When you start your journey with coffee you learn about the natural (dry) and washed (wet) process. It’s the first time when on the cupping table you try to describe the sweetness, body and acidity of the coffee. With time, you start to realise that there are a lot of inconsistencies in traditional processing techniques. Today we know that most of these inconsistencies come from fermentation. Sasa Sestic (2015 World Barista Championship, ONA Coffee and Project Origin founder) explains that “Fermentation is where we have increased and also decreased quality of the coffee”.
Fermentation in coffee refers to the microbial reaction of yeasts and bacteria breaking down the sugars in mucilage. This process produces acids which will later add complexity and depth to a coffee. This reaction has been studied and developed in coffee-growing regions everywhere, and great care is taken to understand and master this process. Producers utilize a wide variety of methods to control or enhance fermentation in their coffees.
There are different types of fermentation around the world but two, in particular, deserve attention: dry and wet fermentation.
Dry fermentation and flavour profile:
This is where we pulp and place the parchment in concrete tiled pools. But it comes with a challenge: controlling temperature. Since temperature affects the rate of fermentation it can negatively affect consistency and flavour. If we spend too much time fermenting the coffee, alcohol acidity starts dominating fermentation. It results in notes of vinegar and dry and metallic characters.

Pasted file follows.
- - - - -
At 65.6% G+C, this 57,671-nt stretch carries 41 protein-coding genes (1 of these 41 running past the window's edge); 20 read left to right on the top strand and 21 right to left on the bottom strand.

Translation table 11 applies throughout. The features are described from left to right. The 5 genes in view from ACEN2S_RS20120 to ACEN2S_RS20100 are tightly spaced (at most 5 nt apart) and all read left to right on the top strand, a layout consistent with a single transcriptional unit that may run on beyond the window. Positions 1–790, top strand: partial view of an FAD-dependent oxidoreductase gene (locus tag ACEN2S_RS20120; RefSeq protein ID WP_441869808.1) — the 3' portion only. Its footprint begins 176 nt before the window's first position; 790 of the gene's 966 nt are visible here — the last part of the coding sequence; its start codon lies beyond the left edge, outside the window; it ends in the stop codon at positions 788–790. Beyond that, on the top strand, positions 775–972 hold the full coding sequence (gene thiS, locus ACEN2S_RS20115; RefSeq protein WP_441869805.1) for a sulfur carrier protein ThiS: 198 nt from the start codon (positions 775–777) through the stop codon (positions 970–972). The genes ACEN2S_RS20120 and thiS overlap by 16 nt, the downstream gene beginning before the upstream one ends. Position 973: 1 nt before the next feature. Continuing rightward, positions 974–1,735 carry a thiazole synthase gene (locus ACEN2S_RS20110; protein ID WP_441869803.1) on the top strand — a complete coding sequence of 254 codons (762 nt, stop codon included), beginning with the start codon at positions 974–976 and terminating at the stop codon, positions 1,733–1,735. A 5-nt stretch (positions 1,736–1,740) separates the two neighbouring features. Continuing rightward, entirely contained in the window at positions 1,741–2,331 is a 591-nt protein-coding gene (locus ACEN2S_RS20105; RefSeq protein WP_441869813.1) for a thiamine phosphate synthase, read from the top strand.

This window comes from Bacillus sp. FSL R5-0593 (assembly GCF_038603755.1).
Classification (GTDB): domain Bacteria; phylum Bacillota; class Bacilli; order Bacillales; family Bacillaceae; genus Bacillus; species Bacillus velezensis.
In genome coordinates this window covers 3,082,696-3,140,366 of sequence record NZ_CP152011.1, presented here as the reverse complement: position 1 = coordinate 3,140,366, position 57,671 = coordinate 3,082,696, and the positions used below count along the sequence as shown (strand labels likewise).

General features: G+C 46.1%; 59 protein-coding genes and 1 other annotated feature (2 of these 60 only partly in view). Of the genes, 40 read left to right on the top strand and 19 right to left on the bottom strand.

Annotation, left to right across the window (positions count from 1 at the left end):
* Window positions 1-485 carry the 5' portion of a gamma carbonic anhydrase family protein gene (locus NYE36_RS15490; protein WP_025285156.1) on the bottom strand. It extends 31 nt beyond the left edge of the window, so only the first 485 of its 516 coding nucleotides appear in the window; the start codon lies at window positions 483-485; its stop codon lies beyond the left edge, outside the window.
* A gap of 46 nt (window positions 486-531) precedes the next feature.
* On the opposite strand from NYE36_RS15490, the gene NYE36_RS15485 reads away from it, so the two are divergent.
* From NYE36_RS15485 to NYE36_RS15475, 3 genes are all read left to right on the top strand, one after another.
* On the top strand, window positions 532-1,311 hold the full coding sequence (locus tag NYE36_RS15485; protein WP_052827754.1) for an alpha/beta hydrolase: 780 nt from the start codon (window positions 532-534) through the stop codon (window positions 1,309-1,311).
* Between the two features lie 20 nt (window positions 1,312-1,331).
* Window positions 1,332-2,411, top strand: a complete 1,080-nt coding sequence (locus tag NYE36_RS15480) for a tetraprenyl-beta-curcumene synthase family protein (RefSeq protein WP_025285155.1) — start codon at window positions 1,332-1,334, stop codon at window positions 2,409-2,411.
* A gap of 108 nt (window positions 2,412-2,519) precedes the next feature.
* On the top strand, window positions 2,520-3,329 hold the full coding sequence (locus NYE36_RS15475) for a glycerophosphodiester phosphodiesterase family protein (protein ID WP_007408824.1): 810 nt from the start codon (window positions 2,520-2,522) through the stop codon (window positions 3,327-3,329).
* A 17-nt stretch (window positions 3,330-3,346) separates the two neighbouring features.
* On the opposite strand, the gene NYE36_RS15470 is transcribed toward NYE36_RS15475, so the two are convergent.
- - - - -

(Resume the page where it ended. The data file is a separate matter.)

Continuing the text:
Wet fermentation and flavour profile:
Described as double washed, double fermented. We pulp cherries, we cover the parchment in water. Water helps to extend fermentation time and will result in a softer body and complex acidity. But it comes with challenges as well: inconsistent temperature and water quality.
Sasa has been one of several industry leaders experimenting with processing methods, from his new ice processing to his famous carbonic maceration. The CM (carbonic maceration) process does not replace traditional methods; rather, it adds another step in processing. For example, the CM Selections coffees are still identified as being natural, washed etc. but as they also go through this maceration process, we need to include that information too. So instead of being just washed, we say that a CM Selections coffee is carbonic macerated (washed).
Coffee cherries are picked perfectly ripe, hand sorted and floated to remove unripe and over-ripe cherries. The washed CM Selection coffees are then pulped, before being placed in temperature and humidity controlled tanks flushed with carbon dioxide (CO2) to remove oxygen from the tank. Natural CM Selection coffees are placed in the tanks and after fermentation the coffee is dried on African beds for 12-18 days before being stored to rest before dry milling.
Sasa is determined to measure everything: pH, carbon dioxide, the temperature of fermentation. It helps to replicate the profile every time. Last year during the World of Coffee in Budapest he presented the Fermentation Monitoring Curve that helps him measure all data. Controlling fermentation help us to replicate flavour profile in coffees. Imagine that one day we will be able to control the fermentation process in a very similar way that we can control the roasting process.